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  20. We had a ton of homework every night so we didn't have time for all these adventures that teens seem to get up to! Also we never had lockers in our school so we had to carry all our books around with us every day. We didn't even have 5 minutes between classes-the bell for the end of one class signalled the start of the next and we had to sprint so we weren't too late! We had uniforms, started at 8.45 for registration and first class at 9. We generally finished either 3.30 0r 3.45. There weren't any after school clubs and a couple of sport teams that met on Saturdays.Attendance was taken in every class.

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    1. Your school sounds as strict as mine. We had lots of sports and clubs, though. I was in theater for a while, but I was terrible at acting, so I quit.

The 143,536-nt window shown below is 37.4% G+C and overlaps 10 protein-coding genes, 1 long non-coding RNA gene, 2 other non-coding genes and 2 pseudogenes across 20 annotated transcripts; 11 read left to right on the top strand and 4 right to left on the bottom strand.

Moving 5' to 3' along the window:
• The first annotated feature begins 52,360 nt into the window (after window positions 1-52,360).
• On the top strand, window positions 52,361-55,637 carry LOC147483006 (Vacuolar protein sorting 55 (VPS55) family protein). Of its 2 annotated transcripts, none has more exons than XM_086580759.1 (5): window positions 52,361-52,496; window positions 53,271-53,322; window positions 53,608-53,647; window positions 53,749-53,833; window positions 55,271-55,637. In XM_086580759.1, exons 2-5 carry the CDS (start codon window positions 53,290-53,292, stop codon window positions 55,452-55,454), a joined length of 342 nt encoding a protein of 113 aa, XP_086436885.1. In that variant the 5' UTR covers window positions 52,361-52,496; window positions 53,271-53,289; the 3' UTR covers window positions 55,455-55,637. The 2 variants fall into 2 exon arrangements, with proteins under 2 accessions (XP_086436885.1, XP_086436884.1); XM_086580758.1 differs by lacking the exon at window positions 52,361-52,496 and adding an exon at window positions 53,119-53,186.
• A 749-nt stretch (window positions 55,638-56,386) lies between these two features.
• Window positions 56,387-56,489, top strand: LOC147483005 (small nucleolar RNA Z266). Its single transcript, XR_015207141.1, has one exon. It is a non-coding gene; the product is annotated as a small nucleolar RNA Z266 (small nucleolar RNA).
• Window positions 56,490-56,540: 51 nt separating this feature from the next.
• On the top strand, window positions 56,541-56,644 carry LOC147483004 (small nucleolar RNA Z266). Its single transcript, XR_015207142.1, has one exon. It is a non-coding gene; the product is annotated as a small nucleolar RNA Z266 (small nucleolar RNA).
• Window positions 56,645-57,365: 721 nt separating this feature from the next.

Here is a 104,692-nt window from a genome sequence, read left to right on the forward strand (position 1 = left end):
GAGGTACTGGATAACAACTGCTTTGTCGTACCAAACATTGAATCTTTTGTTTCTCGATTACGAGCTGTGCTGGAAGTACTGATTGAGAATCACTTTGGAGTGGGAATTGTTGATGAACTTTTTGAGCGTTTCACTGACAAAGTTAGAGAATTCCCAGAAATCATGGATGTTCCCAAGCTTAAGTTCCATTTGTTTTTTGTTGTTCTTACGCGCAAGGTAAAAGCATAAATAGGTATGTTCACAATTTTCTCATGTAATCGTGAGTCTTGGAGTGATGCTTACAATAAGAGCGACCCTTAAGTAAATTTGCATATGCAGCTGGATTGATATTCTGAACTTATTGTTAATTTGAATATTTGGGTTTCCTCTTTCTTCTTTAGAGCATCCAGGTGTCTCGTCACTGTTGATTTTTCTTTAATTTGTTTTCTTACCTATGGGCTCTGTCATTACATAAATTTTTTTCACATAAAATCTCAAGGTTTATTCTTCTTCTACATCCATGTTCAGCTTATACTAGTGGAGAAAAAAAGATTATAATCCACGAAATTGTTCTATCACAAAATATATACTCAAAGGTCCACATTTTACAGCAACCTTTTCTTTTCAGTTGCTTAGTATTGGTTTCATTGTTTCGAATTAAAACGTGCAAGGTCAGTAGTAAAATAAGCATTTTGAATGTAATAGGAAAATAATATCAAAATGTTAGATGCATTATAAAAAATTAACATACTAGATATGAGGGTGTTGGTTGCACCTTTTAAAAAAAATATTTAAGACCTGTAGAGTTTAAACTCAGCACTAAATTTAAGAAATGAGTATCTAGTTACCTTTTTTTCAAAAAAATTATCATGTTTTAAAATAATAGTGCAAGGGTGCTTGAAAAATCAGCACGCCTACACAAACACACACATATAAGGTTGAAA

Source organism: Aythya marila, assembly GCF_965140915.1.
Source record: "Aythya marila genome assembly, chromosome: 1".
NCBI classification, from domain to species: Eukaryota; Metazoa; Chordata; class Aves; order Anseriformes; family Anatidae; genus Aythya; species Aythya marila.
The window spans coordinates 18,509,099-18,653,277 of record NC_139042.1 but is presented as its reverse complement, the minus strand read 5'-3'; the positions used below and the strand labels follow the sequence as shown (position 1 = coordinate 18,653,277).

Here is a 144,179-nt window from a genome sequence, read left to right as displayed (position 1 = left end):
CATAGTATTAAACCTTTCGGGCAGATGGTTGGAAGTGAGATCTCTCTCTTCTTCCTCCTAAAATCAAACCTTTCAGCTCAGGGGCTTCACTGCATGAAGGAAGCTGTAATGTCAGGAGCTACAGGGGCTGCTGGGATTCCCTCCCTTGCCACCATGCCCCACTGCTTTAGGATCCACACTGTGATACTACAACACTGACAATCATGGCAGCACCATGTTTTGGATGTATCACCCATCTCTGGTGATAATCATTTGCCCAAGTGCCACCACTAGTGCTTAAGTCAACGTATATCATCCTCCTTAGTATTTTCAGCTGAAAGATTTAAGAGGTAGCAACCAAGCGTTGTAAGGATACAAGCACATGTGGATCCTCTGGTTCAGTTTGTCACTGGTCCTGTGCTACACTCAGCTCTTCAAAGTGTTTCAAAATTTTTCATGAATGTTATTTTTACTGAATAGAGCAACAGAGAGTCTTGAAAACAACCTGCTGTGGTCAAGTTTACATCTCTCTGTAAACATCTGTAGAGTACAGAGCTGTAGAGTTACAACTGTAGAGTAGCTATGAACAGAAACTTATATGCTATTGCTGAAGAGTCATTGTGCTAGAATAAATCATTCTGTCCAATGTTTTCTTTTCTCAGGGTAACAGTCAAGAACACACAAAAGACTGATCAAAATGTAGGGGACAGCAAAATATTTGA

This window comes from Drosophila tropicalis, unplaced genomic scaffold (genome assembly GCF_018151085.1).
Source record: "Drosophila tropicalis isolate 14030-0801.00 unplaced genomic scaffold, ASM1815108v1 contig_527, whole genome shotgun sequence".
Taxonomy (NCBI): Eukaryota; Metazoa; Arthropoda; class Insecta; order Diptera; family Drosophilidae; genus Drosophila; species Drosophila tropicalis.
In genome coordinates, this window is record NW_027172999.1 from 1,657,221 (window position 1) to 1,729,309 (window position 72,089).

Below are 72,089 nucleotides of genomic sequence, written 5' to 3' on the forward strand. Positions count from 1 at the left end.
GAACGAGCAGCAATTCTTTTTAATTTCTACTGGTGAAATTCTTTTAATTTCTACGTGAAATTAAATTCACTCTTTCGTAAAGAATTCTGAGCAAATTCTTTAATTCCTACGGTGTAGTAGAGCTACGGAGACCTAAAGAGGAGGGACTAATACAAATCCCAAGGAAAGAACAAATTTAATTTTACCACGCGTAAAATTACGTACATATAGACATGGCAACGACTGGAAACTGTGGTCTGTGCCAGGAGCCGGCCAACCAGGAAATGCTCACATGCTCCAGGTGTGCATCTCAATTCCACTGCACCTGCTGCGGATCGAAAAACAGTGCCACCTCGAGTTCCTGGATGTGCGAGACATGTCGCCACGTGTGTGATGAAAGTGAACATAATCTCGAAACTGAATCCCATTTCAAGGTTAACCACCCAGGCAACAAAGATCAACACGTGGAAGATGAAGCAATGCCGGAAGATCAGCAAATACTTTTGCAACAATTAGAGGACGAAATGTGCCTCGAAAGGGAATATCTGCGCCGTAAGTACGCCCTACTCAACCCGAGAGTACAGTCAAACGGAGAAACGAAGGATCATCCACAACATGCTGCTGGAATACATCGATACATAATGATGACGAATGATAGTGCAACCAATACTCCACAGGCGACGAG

Aj @ Read All The Things!

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  21. I think books should get some leeway as just nothing interesting will happen if they include things like the actual hours of homework and studying necessary to not fail.
    I'm from Norway, and any high school that's not american will immediately be different. I've definitely walked out of class without no one noticing though. I'm always curious about american high schools because do other teachers than yours stop you if you're in hallways during class-hours? Because at ours there would always be people going to a smaller group room for projects or the library, so it would literally be impossible to catch someone who weren't supposed to be outside